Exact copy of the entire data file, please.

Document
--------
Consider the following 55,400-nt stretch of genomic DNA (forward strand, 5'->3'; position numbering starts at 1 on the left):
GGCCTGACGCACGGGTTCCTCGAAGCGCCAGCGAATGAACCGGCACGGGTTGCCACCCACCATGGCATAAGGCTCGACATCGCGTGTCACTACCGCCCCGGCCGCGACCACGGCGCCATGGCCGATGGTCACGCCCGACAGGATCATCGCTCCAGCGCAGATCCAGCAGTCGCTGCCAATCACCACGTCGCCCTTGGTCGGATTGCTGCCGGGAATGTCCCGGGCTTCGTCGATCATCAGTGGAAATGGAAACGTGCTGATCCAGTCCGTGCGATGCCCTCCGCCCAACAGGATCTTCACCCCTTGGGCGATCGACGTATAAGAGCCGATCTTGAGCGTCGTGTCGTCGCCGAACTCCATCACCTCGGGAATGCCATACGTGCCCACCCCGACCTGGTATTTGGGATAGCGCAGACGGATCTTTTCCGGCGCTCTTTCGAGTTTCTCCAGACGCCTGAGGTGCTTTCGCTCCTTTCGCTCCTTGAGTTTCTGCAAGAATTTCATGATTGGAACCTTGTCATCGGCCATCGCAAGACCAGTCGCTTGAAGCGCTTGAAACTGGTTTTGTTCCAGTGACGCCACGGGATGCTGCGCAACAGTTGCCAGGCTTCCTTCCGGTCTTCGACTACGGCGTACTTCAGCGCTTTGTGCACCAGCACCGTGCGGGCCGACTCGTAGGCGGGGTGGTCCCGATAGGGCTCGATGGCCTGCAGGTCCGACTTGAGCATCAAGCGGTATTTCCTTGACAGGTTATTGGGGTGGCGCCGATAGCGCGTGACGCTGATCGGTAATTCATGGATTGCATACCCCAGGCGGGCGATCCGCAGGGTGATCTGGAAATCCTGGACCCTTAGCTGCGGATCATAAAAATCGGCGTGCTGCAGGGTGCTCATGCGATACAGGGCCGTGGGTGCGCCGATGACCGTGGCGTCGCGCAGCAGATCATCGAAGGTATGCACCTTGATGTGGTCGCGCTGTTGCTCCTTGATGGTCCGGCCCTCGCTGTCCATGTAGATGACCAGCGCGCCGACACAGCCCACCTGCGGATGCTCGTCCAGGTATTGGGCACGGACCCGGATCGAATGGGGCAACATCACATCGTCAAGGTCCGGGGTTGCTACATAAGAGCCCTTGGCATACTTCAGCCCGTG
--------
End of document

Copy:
Consider the following 55,400-nt stretch of genomic DNA (forward strand, 5'->3'; position numbering starts at 1 on the left):
GGCCTGACGCACGGGTTCCTCGAAGCGCCAGCGAATGAACCGGCACGGGTTGCCACCCACCATGGCATAAGGCTCGACATCGCGTGTCACTACCGCCCCGGCCGCGACCACGGCGCCATGGCCGATGGTCACGCCCGACAGGATCATCGCTCCAGCGCAGATCCAGCAGTCGCTGCCAATCACCACGTCGCCCTTGGTCGGATTGCTGCCGGGAATGTCCCGGGCTTCGTCGATCATCAGTGGAAATGGAAACGTGCTGATCCAGTCCGTGCGATGCCCTCCGCCCAACAGGATCTTCACCCCTTGGGCGATCGACGTATAAGAGCCGATCTTGAGCGTCGTGTCGTCGCCGAACTCCATCACCTCGGGAATGCCATACGTGCCCACCCCGACCTGGTATTTGGGATAGCGCAGACGGATCTTTTCCGGCGCTCTTTCGAGTTTCTCCAGACGCCTGAGGTGCTTTCGCTCCTTTCGCTCCTTGAGTTTCTGCAAGAATTTCATGATTGGAACCTTGTCATCGGCCATCGCAAGACCAGTCGCTTGAAGCGCTTGAAACTGGTTTTGTTCCAGTGACGCCACGGGATGCTGCGCAACAGTTGCCAGGCTTCCTTCCGGTCTTCGACTACGGCGTACTTCAGCGCTTTGTGCACCAGCACCGTGCGGGCCGACTCGTAGGCGGGGTGGTCCCGATAGGGCTCGATGGCCTGCAGGTCCGACTTGAGCATCAAGCGGTATTTCCTTGACAGGTTATTGGGGTGGCGCCGATAGCGCGTGACGCTGATCGGTAATTCATGGATTGCATACCCCAGGCGGGCGATCCGCAGGGTGATCTGGAAATCCTGGACCCTTAGCTGCGGATCATAAAAATCGGCGTGCTGCAGGGTGCTCATGCGATACAGGGCCGTGGGTGCGCCGATGACCGTGGCGTCGCGCAGCAGATCATCGAAGGTATGCACCTTGATGTGGTCGCGCTGTTGCTCCTTGATGGTCCGGCCCTCGCTGTCCATGTAGATGACCAGCGCGCCGACACAGCCCACCTGCGGATGCTCGTCCAGGTATTGGGCACGGACCCGGATCGAATGGGGCAACATCACATCGTCAAGGTCCGGGGTTGCTACATAAGAGCCCTTGGCATACTTCAGCCCGTG